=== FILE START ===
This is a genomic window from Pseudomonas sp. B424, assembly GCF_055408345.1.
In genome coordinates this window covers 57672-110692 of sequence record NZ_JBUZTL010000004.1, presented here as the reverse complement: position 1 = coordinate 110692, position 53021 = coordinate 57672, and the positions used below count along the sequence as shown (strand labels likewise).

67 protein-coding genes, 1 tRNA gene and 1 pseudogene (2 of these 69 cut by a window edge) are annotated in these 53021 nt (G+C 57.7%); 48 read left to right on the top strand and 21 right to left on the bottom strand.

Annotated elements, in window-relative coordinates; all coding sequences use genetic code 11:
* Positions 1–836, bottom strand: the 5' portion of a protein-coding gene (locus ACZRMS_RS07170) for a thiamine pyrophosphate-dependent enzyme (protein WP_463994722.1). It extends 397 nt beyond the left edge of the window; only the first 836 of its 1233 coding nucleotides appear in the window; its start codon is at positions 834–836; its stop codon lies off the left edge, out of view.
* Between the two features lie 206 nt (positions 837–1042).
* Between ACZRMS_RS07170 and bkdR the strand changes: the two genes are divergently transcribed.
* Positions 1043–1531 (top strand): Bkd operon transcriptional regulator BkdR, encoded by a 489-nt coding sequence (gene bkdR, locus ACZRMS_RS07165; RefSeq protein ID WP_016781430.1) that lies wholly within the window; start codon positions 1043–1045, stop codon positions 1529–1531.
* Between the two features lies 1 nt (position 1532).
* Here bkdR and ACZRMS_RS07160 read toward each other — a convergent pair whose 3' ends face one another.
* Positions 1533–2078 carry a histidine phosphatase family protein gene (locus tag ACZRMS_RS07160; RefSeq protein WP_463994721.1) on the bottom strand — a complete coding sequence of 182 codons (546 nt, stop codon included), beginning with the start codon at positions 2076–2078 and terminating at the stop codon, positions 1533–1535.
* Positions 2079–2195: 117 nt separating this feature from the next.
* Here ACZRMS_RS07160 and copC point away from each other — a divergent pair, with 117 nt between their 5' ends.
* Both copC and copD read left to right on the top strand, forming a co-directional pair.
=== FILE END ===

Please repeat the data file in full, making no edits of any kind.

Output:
This is a genomic window from Pseudomonas sp. B424, assembly GCF_055408345.1.
In genome coordinates this window covers 57672-110692 of sequence record NZ_JBUZTL010000004.1, presented here as the reverse complement: position 1 = coordinate 110692, position 53021 = coordinate 57672, and the positions used below count along the sequence as shown (strand labels likewise).

67 protein-coding genes, 1 tRNA gene and 1 pseudogene (2 of these 69 cut by a window edge) are annotated in these 53021 nt (G+C 57.7%); 48 read left to right on the top strand and 21 right to left on the bottom strand.

Annotated elements, in window-relative coordinates; all coding sequences use genetic code 11:
* Positions 1–836, bottom strand: the 5' portion of a protein-coding gene (locus ACZRMS_RS07170) for a thiamine pyrophosphate-dependent enzyme (protein WP_463994722.1). It extends 397 nt beyond the left edge of the window; only the first 836 of its 1233 coding nucleotides appear in the window; its start codon is at positions 834–836; its stop codon lies off the left edge, out of view.
* Between the two features lie 206 nt (positions 837–1042).
* Between ACZRMS_RS07170 and bkdR the strand changes: the two genes are divergently transcribed.
* Positions 1043–1531 (top strand): Bkd operon transcriptional regulator BkdR, encoded by a 489-nt coding sequence (gene bkdR, locus ACZRMS_RS07165; RefSeq protein ID WP_016781430.1) that lies wholly within the window; start codon positions 1043–1045, stop codon positions 1529–1531.
* Between the two features lies 1 nt (position 1532).
* Here bkdR and ACZRMS_RS07160 read toward each other — a convergent pair whose 3' ends face one another.
* Positions 1533–2078 carry a histidine phosphatase family protein gene (locus tag ACZRMS_RS07160; RefSeq protein WP_463994721.1) on the bottom strand — a complete coding sequence of 182 codons (546 nt, stop codon included), beginning with the start codon at positions 2076–2078 and terminating at the stop codon, positions 1533–1535.
* Positions 2079–2195: 117 nt separating this feature from the next.
* Here ACZRMS_RS07160 and copC point away from each other — a divergent pair, with 117 nt between their 5' ends.
* Both copC and copD read left to right on the top strand, forming a co-directional pair.